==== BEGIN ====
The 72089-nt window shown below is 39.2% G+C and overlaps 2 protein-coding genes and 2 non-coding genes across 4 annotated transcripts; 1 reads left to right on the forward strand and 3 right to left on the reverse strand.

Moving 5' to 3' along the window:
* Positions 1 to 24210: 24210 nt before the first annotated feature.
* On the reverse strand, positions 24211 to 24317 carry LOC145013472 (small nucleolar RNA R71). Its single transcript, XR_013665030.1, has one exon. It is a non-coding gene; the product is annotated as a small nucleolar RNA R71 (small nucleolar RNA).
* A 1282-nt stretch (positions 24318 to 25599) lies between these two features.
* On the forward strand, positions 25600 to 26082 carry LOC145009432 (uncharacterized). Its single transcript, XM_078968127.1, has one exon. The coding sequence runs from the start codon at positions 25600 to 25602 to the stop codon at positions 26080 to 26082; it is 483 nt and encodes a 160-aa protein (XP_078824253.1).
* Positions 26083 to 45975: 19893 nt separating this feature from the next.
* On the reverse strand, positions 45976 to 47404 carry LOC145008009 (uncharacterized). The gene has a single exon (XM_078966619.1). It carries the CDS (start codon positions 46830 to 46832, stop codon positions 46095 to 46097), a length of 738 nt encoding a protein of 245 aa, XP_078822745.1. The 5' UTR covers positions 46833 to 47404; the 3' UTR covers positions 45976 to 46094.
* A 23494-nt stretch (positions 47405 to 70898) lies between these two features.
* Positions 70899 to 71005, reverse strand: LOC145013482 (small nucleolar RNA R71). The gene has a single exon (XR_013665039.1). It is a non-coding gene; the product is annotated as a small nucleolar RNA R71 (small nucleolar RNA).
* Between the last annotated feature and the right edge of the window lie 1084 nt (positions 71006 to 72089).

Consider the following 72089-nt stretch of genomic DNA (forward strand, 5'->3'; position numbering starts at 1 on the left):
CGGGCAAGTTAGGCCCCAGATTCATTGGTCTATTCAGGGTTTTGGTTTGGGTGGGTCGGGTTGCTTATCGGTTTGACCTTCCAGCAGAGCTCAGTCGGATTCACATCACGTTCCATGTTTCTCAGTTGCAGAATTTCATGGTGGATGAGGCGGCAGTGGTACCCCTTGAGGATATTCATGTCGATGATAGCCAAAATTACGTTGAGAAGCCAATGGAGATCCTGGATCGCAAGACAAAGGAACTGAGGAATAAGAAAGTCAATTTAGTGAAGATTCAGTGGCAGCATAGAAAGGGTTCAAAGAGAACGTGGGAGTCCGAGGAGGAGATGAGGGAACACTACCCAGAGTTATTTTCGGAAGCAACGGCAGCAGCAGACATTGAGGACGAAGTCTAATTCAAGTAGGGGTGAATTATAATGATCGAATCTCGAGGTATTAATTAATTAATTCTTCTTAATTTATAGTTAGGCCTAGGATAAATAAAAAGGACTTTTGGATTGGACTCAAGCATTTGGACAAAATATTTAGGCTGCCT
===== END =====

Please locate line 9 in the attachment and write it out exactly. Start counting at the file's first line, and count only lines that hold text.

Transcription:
* A 23494-nt stretch (positions 47405 to 70898) lies between these two features.